Describing Emotions and Observing Yourself Without Judgement - DBT Skills

Recognizing your emotions is one of the first ways you can begin to regulate your emotions. Once you've identified your emotions we are going to look at how to observe yourself without judgement. At the end this post will have gone over two key skills of emotion regulation.

Before we can act wisely on our emotions, we need to know what they are and where they stem from. We can slow down our response to a situation by saying out loud to ourselves or writing down the emotion(s) we feel. This helps us make wiser decisions about how we are going to react. Or prevents us from reacting at all as we sometimes know silence is key.

So many of us experience worst feelings reacting to a situation than the situation itself. Sometimes we do or say things we later regret and this eats us up more than that betrayal or slight. And we all know nothing hits harder than self disappointed. This is why observing and describing your emotions comes first on the ER (emotion regulation) skills list. Hey, it's ER like emergency room. I kind of dig!

What are emotions in the first place?

We all have primary emotions and then we have secondary emotions. Primary emotions are our immediate feelings towards an event. Secondary emotions are our feelings towards our feelings or the events following after acting on our initial feelings. For example, you might get upset at someone for ripping your favorite jacket. Your Primary Emotion is anger and so you might scream at the person. Then you may feel guilty for getting so angry.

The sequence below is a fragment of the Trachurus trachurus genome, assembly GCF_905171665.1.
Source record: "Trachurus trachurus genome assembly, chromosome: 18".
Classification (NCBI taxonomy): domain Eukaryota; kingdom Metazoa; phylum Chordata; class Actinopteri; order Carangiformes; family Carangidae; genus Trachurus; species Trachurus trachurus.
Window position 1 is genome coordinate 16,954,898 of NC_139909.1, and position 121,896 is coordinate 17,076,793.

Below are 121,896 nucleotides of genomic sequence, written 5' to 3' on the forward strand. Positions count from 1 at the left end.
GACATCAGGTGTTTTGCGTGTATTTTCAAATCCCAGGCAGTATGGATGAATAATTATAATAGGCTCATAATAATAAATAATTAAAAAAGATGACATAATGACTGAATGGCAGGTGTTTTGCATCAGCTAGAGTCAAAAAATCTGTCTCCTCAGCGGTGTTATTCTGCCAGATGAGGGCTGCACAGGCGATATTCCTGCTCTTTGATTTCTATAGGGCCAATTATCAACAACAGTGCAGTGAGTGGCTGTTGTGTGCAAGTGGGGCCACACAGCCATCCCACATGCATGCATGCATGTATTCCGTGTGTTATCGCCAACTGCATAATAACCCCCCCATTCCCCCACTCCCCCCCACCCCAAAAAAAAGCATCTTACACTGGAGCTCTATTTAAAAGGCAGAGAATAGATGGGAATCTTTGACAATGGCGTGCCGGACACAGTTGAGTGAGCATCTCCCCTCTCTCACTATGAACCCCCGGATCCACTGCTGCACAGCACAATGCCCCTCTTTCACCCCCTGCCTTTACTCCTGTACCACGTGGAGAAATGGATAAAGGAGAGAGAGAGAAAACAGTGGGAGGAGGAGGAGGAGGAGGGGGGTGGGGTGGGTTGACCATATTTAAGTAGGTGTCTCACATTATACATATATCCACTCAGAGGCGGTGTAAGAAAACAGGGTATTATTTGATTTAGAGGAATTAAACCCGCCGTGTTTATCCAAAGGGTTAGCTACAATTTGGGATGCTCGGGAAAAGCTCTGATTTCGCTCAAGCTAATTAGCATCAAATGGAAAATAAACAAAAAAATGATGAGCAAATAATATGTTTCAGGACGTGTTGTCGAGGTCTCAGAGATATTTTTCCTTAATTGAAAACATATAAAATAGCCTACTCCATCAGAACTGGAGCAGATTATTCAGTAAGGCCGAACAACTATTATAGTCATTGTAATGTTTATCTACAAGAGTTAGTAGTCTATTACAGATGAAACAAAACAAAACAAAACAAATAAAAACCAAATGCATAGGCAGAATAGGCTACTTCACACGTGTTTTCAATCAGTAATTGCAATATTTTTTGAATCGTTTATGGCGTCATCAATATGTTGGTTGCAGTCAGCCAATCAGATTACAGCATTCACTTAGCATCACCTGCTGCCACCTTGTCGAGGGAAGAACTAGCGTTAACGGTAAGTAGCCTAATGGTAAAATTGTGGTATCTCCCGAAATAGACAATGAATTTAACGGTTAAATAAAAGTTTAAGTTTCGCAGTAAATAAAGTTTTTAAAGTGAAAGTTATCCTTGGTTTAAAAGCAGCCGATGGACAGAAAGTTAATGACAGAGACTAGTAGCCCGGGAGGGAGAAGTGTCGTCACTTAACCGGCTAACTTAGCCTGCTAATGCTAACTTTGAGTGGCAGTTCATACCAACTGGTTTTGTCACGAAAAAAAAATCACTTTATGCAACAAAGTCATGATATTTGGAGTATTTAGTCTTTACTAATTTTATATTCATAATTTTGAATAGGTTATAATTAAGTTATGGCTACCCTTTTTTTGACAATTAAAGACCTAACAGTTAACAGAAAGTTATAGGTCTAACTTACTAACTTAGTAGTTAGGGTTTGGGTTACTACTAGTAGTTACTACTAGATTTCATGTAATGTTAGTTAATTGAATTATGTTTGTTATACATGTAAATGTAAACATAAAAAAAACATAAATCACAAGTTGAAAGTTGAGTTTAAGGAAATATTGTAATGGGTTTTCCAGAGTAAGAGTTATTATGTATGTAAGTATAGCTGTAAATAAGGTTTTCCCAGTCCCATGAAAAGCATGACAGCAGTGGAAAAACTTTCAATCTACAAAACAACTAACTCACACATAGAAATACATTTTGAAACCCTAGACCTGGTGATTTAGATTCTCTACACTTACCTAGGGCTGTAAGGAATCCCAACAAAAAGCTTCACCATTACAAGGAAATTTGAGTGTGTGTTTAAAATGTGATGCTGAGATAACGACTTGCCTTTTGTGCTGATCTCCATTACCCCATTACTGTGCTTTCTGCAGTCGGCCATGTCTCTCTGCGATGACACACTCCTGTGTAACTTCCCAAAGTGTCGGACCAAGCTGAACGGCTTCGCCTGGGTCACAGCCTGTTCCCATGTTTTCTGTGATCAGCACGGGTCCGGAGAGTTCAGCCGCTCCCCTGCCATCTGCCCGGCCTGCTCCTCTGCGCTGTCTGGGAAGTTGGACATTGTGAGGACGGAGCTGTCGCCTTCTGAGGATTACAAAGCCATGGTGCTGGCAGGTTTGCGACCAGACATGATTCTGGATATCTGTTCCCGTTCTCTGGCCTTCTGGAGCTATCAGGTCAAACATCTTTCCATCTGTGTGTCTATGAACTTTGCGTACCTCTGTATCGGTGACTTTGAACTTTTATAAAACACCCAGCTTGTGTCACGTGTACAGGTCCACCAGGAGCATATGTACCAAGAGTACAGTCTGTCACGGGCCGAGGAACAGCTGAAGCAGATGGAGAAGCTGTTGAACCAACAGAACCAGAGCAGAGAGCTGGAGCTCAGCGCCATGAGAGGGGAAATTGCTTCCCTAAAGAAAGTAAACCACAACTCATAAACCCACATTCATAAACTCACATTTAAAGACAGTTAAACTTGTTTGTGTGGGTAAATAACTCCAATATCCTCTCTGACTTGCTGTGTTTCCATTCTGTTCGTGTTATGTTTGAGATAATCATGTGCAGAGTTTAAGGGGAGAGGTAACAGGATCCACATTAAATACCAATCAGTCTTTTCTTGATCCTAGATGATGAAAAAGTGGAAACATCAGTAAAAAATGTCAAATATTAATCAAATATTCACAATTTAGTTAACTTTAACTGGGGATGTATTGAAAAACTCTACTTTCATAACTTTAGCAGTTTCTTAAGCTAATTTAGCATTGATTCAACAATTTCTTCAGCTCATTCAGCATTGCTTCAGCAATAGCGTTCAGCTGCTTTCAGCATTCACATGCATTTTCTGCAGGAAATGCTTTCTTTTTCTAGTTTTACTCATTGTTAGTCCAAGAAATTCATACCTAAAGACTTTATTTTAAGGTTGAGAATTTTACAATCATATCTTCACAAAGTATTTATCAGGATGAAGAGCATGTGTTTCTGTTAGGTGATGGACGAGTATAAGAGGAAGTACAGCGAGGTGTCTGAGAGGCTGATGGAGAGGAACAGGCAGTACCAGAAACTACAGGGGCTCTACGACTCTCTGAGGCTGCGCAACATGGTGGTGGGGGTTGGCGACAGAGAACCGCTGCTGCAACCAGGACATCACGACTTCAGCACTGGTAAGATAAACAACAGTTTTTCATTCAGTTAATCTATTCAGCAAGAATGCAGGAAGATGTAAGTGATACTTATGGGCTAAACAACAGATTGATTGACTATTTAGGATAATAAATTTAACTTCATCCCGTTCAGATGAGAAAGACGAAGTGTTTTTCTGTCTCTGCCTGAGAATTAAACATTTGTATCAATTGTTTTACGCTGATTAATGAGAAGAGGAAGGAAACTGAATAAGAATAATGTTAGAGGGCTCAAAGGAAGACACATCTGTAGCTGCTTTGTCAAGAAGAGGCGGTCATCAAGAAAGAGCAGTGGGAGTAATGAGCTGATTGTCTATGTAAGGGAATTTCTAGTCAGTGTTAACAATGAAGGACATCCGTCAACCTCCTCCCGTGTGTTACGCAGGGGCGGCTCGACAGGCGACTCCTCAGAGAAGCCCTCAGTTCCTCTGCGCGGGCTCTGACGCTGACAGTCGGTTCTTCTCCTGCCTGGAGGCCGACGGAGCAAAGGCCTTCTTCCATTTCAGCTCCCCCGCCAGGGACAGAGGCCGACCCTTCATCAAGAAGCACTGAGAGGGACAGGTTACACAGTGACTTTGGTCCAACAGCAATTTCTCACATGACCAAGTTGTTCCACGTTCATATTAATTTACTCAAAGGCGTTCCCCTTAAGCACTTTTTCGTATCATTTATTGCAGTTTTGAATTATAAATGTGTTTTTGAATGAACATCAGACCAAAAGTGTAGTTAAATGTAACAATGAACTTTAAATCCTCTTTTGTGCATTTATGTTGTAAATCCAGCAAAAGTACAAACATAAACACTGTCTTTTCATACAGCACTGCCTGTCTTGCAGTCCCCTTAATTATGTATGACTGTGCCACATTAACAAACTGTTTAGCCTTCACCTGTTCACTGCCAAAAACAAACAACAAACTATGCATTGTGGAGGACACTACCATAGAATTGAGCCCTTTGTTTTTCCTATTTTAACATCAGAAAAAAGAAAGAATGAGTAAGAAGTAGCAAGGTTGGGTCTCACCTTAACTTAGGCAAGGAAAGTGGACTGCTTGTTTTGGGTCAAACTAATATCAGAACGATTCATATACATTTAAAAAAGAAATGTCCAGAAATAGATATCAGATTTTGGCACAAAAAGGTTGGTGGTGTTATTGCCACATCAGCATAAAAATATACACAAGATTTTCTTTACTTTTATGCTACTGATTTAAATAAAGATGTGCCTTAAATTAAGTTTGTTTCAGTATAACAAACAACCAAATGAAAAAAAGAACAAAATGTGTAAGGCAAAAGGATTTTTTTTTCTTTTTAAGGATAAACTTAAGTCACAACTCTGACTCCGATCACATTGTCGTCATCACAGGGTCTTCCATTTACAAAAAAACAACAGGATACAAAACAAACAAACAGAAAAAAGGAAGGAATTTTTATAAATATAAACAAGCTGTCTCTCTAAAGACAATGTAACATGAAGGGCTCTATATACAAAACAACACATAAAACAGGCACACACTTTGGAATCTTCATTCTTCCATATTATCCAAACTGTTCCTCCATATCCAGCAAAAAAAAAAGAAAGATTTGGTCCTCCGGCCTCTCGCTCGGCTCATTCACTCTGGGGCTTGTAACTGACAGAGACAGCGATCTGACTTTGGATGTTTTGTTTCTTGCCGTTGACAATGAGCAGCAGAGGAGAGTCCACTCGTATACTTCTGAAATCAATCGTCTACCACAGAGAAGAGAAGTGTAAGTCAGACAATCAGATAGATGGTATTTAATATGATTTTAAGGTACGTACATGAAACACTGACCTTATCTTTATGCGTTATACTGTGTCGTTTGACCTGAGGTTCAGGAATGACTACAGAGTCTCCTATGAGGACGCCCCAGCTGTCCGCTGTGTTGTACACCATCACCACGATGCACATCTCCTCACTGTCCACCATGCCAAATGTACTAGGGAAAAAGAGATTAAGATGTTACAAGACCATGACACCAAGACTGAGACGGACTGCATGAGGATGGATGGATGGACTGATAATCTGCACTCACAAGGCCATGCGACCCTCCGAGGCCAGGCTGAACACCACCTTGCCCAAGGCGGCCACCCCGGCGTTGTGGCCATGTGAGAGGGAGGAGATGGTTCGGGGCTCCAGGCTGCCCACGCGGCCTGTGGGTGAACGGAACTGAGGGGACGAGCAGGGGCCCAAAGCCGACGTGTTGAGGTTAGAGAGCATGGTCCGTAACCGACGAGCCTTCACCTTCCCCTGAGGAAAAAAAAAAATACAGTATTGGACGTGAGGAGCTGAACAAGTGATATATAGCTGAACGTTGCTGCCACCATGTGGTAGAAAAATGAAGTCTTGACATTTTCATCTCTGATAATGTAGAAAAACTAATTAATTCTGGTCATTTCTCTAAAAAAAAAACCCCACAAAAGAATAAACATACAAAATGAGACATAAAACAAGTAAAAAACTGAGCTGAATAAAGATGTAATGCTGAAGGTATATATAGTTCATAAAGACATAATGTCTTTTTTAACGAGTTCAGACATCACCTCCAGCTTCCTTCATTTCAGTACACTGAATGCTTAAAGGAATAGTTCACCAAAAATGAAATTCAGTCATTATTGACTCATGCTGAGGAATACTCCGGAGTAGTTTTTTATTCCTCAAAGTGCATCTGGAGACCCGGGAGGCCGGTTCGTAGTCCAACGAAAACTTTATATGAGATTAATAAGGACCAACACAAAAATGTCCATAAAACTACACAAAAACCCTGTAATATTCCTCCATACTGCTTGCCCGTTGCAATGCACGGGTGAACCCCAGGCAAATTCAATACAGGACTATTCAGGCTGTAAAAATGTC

Guilt is your secondary emotion.

Sometimes we can’t help our primary emotion but we can learn to not let it spiral into all sorts of secondary emotions that prolong our suffering. With just a little time and testing it out for yourself you will see that Observing and Describing Emotions will help you overcome barriers to healthy emotions so you can later change unhealthy ones. Check out how you can effectively go about Observing and Describing the Emotions as a DBT skill below.


Recognize your emotions. This is to slow down the emotional process so you can make wise decisions on how to react. Validating yourself and your emotions are also important. You may do this by answering out loud or writing down:

1. What is the emotion you are feeling? (Ex: anger, hurt, frustrated, irritated, confused, bewildered, triggered, outraged, furious, sad, depressed, low, faded, misunderstood, invalidated, unloved, provoked, violated, misled, paranoid, isolated, alone, used, abused, revengeful, impatient, worried, untouched, undesirable, incapable, inconsolable, hopeless, stupid, unintelligent, unsophisticated, scared, terrified, horrified, anxious, unfulfilled, needy, emotionally-drained, dull, crestfallen, jealous, envious, mean, bitter, cold, apathetic, aloof, numb.)